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David Korty

Greene Naftali
508 West 26th Street, 8th floor, 212-463-7770
October 15 - November 19, 2005
Web Site

Known for his phosphorescent depictions of the smoggy Los Angeles skyline, David Korty draws on his recent travels to New York, New Zealand, and Egypt in seven new large-scale paintings and related works on paper. The surfaces of these canvases— heavily layered with gestural drips of oil paint and looping geometric patterning in colored pencil— depart from the architectural precision of Korty’s early works yet still share his trademark palette of acid hues.

While working from photographs, Korty sidesteps the well-worn discourse around the proliferation and anonymity of images. With the fluid mark-making of plein-air painting, his images suggest a visit to places half-remembered without the certainty of a photograph. Perhaps certain passages suggest the photograph’s tendency to abstract and distort the everyday— the leaves of a tree, for instance, dissolve into a tangle of squiggles and dashes. Yet, the persistent materiality of the paint counters any collapse into pure representation.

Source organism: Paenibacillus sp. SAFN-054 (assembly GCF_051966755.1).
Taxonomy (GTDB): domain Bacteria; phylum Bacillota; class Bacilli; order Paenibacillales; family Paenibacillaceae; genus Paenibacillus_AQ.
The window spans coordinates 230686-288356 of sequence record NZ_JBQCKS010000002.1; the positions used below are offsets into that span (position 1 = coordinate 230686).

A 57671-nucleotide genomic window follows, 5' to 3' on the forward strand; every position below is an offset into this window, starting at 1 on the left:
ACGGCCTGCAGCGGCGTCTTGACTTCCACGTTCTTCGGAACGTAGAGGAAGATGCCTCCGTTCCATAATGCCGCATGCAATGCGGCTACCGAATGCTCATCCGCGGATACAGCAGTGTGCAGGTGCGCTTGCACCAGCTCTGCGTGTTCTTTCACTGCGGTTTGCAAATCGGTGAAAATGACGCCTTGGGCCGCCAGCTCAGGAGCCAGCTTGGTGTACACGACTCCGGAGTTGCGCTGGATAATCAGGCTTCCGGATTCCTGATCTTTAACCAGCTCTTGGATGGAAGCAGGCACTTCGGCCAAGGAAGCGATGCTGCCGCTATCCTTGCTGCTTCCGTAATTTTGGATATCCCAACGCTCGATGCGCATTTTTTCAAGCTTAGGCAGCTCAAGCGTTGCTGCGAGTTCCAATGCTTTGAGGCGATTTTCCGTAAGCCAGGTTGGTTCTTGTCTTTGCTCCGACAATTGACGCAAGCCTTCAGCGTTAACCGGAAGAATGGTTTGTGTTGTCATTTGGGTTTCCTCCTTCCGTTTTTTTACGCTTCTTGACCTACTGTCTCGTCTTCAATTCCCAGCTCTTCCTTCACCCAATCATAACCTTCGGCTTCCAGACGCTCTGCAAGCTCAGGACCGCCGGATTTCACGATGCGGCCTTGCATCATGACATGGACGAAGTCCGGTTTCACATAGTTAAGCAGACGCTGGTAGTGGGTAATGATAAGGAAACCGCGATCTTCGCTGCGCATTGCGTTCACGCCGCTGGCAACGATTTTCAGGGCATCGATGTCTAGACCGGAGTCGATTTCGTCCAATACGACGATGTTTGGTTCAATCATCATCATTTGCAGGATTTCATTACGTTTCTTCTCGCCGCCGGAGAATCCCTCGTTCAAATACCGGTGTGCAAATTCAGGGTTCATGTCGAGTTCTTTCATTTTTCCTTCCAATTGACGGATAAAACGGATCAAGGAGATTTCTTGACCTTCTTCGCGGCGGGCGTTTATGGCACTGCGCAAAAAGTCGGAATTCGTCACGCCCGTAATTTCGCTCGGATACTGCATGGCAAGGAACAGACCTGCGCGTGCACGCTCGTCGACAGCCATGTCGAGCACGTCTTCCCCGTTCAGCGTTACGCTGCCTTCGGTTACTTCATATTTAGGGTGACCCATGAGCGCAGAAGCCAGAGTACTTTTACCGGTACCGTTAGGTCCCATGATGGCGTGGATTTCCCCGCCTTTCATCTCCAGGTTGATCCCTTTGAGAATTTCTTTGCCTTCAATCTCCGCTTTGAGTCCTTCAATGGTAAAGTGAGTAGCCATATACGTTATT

Korty engages the historical model of such French painters as Bonnard, Vuillard, and Matisse as well as the visionary American landscape painter Charles Birchfield to formulate a contemporary visuality with an emphasis on human perception rather than photographic reproduction. Korty’s use of color— rooted in the transcendental light of his own Los Angeles— recasts ordinary sights as hallucinatory experiences. Details fade out of focus, creating an ambiguous space of abstraction within the visual field. The visual effect is heightened by way of contrast to the cool detachment and deadpan framing of his subjects.
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